WASHINGTON — A Voice of America reporter has been reassigned and taken off the White House beat after she tried to ask questions of Secretary of State Mike Pompeo at an event at VOA headquarters, according to two fellow journalists at the organization.
Patsy Widakuswara, who has covered the White House for VOA since 2018, shouted questions at Pompeo after he gave a speech Monday and sat for a question and answer session carried out by VOA director Robert Reilly.
Reilly, a former VOA director and conservative commentator, was named last month to lead the broadcaster by Michael Pack, the head of the U.S. Agency for Global Media that oversees VOA and other government-funded media outlets. Pack has presided over an upheaval at the agency, marked by firings of senior managers, court battles and bipartisan criticism from Congress and condemnation by press freedom groups.
Widakuswara could be heard trying to ask a question at the end of the live broadcast of Pompeo’s appearance, and she again tried to ask him questions as he left the VOA building in Washington.
In a video posted on her Twitter account, Widakuswara can be heard asking Pompeo what he is doing to repair the U.S. reputation after last week’s storming of the Capitol by a pro-Trump mob and if he regrets saying after the election that there would be a second Trump term.
Pompeo did not answer her questions as he walked out, according to the video..
Widakuswara was removed from her White House assignment later on Monday and was supposed to be the radio pool reporter on Air Force One for a scheduled trip Tuesday. VOA ordered her not to go on the trip, two journalists at VOA familiar with the matter told NBC News.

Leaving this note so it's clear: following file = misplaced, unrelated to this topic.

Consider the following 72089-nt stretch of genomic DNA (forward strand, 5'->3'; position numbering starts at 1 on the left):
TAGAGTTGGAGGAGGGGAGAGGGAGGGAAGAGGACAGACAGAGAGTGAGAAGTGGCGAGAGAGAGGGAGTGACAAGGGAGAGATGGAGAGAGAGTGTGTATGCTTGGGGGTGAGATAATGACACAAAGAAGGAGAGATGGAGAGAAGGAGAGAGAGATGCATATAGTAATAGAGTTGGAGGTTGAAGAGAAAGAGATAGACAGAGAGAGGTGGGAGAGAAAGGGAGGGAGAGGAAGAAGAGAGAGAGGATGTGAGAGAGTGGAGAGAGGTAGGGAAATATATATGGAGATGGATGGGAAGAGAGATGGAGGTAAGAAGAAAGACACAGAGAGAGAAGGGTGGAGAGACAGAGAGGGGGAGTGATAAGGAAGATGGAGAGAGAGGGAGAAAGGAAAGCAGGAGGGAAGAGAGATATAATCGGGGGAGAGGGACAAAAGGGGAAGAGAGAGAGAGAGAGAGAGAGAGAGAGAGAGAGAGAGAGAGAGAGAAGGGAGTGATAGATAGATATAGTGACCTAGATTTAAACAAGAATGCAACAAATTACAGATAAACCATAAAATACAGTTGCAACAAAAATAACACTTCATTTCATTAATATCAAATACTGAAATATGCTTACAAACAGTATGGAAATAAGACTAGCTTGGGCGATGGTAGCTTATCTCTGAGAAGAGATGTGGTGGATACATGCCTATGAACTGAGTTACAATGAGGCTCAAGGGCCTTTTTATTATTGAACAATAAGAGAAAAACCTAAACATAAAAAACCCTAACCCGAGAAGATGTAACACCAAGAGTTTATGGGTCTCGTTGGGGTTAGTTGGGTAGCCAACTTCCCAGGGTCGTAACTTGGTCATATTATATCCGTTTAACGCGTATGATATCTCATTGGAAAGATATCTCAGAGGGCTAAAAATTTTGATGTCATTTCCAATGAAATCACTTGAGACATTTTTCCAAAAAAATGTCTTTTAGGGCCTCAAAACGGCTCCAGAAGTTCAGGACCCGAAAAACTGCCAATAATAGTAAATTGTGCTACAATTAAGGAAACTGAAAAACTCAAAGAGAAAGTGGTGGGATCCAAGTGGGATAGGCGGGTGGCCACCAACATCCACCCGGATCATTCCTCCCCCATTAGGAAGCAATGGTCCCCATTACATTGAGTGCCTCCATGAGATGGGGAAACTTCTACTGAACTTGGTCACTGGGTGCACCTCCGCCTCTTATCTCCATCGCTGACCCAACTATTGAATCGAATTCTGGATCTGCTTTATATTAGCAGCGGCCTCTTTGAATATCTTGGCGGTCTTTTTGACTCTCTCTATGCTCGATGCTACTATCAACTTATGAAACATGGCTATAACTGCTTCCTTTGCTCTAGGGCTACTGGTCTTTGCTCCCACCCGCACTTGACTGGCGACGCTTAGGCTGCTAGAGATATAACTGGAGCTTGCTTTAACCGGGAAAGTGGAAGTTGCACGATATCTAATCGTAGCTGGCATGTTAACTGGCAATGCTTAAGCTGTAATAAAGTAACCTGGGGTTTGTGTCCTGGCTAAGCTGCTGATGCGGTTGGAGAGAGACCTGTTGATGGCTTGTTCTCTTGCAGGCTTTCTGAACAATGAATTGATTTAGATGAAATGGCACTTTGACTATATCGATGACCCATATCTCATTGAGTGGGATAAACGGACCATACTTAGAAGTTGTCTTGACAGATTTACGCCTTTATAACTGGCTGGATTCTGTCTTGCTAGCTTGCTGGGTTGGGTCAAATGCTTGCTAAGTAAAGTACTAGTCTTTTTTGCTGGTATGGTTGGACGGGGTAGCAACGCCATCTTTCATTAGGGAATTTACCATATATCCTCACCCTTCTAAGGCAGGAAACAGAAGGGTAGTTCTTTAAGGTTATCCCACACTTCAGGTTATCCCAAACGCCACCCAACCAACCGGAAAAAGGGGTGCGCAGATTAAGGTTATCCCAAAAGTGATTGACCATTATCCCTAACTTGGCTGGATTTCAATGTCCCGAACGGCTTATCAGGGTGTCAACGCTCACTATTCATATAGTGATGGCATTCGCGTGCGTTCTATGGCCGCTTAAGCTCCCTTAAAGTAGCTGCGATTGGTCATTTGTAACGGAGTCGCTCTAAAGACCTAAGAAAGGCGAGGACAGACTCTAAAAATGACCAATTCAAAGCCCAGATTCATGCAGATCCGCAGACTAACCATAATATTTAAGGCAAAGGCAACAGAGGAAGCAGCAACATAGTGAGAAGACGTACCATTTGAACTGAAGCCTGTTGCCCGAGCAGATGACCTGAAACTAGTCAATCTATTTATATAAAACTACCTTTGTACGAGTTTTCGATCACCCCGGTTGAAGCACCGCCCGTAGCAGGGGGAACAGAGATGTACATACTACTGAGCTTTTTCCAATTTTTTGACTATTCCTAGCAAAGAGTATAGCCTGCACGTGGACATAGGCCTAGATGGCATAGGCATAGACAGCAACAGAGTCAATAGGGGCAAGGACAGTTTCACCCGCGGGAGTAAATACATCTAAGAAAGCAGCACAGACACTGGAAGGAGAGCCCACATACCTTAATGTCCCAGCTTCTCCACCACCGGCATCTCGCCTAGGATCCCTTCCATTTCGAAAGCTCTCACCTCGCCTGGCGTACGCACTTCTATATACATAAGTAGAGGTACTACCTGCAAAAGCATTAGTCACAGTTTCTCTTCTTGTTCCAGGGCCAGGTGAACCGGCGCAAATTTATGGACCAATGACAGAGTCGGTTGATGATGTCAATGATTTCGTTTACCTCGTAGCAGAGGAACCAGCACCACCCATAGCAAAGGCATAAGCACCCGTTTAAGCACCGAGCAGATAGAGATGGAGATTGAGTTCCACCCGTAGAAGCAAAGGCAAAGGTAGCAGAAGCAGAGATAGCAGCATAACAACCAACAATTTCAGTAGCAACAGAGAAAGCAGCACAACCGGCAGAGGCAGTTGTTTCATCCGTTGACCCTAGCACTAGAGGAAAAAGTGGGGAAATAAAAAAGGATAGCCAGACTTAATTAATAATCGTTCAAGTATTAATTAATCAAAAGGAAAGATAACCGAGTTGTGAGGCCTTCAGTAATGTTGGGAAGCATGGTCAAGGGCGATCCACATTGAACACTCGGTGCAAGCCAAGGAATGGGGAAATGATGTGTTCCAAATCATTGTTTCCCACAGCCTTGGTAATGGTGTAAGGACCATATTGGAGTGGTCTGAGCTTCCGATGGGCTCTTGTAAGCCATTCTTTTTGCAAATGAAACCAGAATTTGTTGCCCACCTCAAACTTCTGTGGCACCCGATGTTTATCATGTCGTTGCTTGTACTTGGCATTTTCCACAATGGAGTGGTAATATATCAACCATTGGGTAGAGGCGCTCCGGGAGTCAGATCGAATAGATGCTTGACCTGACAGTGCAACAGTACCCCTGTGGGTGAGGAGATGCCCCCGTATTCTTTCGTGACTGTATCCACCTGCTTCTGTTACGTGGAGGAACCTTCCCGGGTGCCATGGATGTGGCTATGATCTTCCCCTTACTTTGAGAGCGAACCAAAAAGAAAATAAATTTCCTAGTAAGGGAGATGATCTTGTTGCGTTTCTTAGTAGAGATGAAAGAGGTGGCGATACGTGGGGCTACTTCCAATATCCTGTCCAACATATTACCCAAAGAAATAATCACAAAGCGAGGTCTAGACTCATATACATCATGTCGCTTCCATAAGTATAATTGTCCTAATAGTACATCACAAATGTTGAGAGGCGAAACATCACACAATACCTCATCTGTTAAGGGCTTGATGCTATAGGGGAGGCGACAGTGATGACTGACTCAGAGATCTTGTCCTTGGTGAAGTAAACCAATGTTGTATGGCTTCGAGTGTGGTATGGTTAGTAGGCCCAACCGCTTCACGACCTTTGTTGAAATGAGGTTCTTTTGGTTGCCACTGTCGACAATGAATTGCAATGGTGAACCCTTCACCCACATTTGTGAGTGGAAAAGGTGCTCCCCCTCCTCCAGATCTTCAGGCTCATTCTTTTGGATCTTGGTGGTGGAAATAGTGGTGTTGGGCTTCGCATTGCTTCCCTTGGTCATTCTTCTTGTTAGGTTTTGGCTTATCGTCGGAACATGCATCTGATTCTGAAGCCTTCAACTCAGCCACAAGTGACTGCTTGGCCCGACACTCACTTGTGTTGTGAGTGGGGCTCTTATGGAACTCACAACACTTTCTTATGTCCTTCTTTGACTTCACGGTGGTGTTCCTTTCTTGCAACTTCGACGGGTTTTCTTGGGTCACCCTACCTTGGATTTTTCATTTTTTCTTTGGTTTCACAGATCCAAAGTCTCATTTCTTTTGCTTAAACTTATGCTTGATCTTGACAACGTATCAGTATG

A VOA spokesperson said the broadcaster does not comment on internal personnel matters. Widakuswara did not immediately respond to a request for comment about her reassignment, which was first reported by NPR and the Washington Post.
VOA journalist Steve Herman, who also covers the White House, tweeted that he was dismayed at his colleague’s “demotion” merely for doing her job and said it amounted to political interference in the broadcaster’s newsroom in breach of the outlet’s editorial independence under its founding charter.
Pompeo had come to the defense of Pack in his speech on Monday, expressing gratitude for his leadership and saying VOA had lost its way by being overly critical in its coverage of America for foreign audiences.
“Its broadcasts became less about telling the truth about America, and too often about demeaning America,” Pompeo said in his speech, without offering examples.
“Voice of America has lost its voice, but it’s on the road back,” he said.
Members of Congress and current and former employees at VOA and other U.S-funded broadcasters, including Radio Free Asia and Radio Free Europe/Radio Liberty, say Pack has launched investigations of journalists and sought to turn the outlets into a propaganda vehicle for Trump.
A federal judge ruled against Pack in November, effectively banning him from making personnel decisions at the media outlets or interfering in editorial operations. A Washington D.C. Superior Court judge in October ruled that Pack did not have the authority to oust the management of a U.S.-funded non-profit, the Open Technology Fund, that develops anti-censorship software and apps used by civil society groups and journalists in repressive countries.